PHOENIX -- From about the fourth inning at Chase Field on Friday night, the thoughts started popping into Tyson Ross' head. He had to find a way to keep them out.
"I realized, this is why the guys won't talk to me," Ross said.
He was flirting with the first no-hitter in Padres history. He was rolling. Dominating.
In the eighth inning, it all ended when D-backs pinch-hitter Christian Walker hit a line drive over the head of center fielder Franchy Cordero, who misplayed the ball. Not only did that RBI double end the no-no, but it tied the game, 1-1, and set the stage for a ninth-inning rally and a 4-1 win.
"It wasn't the cleanest break," Padres manager Andy Green said of Cordero's misread. "I know he's the type of kid that'll go home thinking about that, how he should've made that catch. Franchy gives everything he has out there."
To top it off, the ball had a catch probability of 99 percent, per Statcast™. The play should've been made. (To give some context on that catch probability, take a look at this Carlos Gomez catch below from 2016, which was basically identical in terms of the distance Cordero needed to cover and the time he had to do it. Gomez converted it with ease. You can find a full breakdown here.)
Nonetheless, the no-hitter was over.
"To be honest, that specific situation, I think the pressure's on him there," Walker said of his at-bat. "I watched a lot of at-bats, I watched him throw a lot of pitches that game, from the dugout, from the TV inside."
After the no-no was lost, the Padres still had a game to win. Against D-backs closer Brad Boxberger, they went to work.
Christian Villanueva hit the single that scored the go-ahead run, and the D-backs kicked the ball around to allow two more Padres runs to score.
The Padres are still the only franchise in the Majors that doesn't have a no-hitter to their credit.
It took 127 pitches for the D-backs to get a hit off of Ross. That was a new career-high, topping the 120 he threw when he tossed a complete game shutout and three-hitter against Cincinnati on July 2, 2014.
Green visited the mound earlier in the eighth inning.
"Just wanted to make sure he had gas left in the tank," Green said. "And it was clear he was really close to empty."
Then moments later, he added:
"I probably could've been lobbied."
Green later said that he intended to pull Ross after Walker's at-bat, regardless of how it went. While Ross shined, striking out 10 to go along with allowing a hit and a run, Green had warmed up reliever Craig Stammen from the eighth inning, just in case.
Ross had other ideas.
"If I'd have gotten [Walker] out, I'd have gutted it out," he said. "Even to have them go to the bullpen right there and have them finish it out, that would've been pretty cool. I would've done my best [to lobby Green]."
Ross becomes the latest Padres pitcher to come close of achieving the elusive feat, only to fall just short. He was four outs away.
But Friday is a highlight in Ross' career, which has recently taken twists and turns.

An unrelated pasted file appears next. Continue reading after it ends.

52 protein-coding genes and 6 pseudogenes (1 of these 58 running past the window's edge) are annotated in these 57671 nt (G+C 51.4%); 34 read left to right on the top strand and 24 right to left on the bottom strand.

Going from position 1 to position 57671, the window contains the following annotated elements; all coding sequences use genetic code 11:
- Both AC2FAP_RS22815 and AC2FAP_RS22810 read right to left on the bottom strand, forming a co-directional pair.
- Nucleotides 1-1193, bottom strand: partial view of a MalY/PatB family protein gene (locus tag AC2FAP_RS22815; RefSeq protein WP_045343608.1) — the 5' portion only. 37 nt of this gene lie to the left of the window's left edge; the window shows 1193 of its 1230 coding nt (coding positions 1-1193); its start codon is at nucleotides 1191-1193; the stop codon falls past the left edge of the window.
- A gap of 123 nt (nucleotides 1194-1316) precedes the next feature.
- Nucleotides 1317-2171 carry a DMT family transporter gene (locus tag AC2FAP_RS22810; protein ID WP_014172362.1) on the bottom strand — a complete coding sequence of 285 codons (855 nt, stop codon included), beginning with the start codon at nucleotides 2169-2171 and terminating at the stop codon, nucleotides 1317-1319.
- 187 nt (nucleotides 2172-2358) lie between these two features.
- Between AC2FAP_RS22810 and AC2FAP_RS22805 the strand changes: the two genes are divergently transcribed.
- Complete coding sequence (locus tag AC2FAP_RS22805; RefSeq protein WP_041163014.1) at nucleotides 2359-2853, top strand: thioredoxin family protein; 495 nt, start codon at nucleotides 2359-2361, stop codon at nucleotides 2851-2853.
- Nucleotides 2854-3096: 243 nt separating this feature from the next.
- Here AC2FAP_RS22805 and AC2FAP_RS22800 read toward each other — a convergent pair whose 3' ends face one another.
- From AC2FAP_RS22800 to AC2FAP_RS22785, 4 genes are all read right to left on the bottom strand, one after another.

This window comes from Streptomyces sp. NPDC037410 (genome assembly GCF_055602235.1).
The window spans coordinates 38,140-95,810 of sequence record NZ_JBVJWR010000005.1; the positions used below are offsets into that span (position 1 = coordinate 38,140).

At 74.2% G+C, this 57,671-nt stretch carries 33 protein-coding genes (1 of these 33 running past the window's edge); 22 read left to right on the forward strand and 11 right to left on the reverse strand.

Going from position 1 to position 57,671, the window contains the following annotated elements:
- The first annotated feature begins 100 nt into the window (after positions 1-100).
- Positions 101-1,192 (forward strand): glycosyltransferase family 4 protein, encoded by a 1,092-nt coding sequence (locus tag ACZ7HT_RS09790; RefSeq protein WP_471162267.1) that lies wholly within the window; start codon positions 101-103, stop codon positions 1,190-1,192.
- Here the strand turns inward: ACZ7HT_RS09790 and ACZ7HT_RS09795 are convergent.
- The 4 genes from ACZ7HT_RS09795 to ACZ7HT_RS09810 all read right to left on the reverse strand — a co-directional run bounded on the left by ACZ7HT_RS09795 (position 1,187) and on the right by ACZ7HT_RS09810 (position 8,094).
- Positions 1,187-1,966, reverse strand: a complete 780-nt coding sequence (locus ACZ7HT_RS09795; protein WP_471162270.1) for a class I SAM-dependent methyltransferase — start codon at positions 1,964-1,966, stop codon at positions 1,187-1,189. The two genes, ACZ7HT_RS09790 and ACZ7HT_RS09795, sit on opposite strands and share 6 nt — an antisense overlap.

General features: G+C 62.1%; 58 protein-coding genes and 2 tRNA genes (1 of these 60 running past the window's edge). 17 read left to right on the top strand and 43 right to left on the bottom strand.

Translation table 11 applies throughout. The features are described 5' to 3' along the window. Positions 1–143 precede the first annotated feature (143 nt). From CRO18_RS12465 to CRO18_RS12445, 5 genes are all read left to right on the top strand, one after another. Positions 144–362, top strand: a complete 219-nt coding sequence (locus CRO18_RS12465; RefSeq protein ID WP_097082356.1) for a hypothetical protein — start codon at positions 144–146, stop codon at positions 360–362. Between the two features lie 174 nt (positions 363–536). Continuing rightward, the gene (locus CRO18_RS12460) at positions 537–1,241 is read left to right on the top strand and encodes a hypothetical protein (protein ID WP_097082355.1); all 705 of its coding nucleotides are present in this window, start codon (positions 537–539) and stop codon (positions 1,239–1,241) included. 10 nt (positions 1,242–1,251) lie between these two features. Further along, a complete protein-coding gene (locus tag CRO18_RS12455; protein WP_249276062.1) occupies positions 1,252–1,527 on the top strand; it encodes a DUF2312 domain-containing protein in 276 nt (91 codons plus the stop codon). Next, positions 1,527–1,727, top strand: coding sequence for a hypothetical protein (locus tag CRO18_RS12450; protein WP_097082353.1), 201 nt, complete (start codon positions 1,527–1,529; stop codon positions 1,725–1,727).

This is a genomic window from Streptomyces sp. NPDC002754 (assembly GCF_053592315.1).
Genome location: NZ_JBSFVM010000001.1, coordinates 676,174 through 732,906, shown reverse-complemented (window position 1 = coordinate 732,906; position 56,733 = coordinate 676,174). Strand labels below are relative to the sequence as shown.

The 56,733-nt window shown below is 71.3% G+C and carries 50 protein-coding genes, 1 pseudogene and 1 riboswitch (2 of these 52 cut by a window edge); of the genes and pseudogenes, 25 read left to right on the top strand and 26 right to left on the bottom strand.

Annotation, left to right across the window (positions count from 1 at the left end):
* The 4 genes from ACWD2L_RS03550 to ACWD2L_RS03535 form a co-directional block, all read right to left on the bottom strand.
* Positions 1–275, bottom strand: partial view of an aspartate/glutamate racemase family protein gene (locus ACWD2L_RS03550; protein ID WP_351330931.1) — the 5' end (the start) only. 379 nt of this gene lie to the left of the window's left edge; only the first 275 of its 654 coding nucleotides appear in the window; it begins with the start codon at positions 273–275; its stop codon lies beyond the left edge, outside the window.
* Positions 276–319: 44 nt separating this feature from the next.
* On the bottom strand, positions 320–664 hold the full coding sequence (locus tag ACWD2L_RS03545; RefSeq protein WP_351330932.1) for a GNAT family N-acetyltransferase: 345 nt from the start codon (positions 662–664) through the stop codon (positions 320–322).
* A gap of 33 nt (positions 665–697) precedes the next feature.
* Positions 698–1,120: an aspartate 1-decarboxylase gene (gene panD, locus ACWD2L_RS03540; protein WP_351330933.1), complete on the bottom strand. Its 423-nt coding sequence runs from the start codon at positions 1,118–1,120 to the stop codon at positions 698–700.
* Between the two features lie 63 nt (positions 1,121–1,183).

Ross started on Opening Day for the Padres in 2016. Then he missed the rest of the season because of right shoulder inflammation. He underwent surgery for thoracic outlet syndrome in October 2016, and started just 10 games for the Texas Rangers last season.
If Friday night was any indication, it's clear he still has it. He now holds a 2.81 ERA through four starts this year.
"He's a tall guy and he throws from a pretty high arm slot," said the D-backs' Daniel Descalso. "It seems like he's got that kind of get-me-over slider when he needs to throw a strike that's not as sharp, and then he goes to a sharp, more downer slider that's tough to lay off of because it's got to start really high up there for it to be a strike."
After the game, Green said each potential no-hitter is unique. In this case, Ross isn't a young, prized talent the organization needed to protect. He's a veteran, someone who's shown he's capable of going deep into games. A guy who's pitched near the top of the rotation -- when healthy -- for years.
So Green gave Ross, as he put it, "a leash as long as humanly possible." Ross, who went as far as he could before Brad Hand got the last four outs, fell just short of a milestone.
"I definitely know that we have yet to get a no-hitter," Ross said. "We have yet to win a World Series. Hopefully, we can do both of those here in the near future. Tonight was a good effort. Got close, but no cigar."
MOMENTS THAT MATTERED
Asuaje with the assist: While Ross' no-hitter was still going on in the eighth inning, one play perhaps helped save the game for the Padres. Second baseman Carlos Asuaje fielded a ground ball, and with his team up a run, fired home to Austin Hedges.
The runner was out and the Padres maintained the lead, if only for a few minutes.
"That play is all reactions," Asuaje said. "To be honest, as soon as it was hit to me, I knew we had him. It was kind of an in-between play, but in my head I knew I had to time to get it and get rid of it before the guy could score."
Cordero's fourth-inning home run went 489 feet, per Statcast™. It's the longest homer any Padre has hit in the Statcast™ era that goes back to 2015, and because it left the bat at 116.3 mph, it's also the hardest-hit ball of any San Diego player since then. The home run was the longest at Chase Field in the Statcast™ era.
HE SAID IT
"I don't know how they said it wasn't 500 feet. Pretty sure it was." -- Green, on Cordero's home run
Clayton Richard will take the hill for the Padres in Game 2 of a three-game series against the D-backs. While fantastic on Opening Day, Richard has struggled since, logging three five-inning starts in which he's allowed 13 earned runs. The Padres will face Zack Godley, who has impressed for the D-backs early on this season.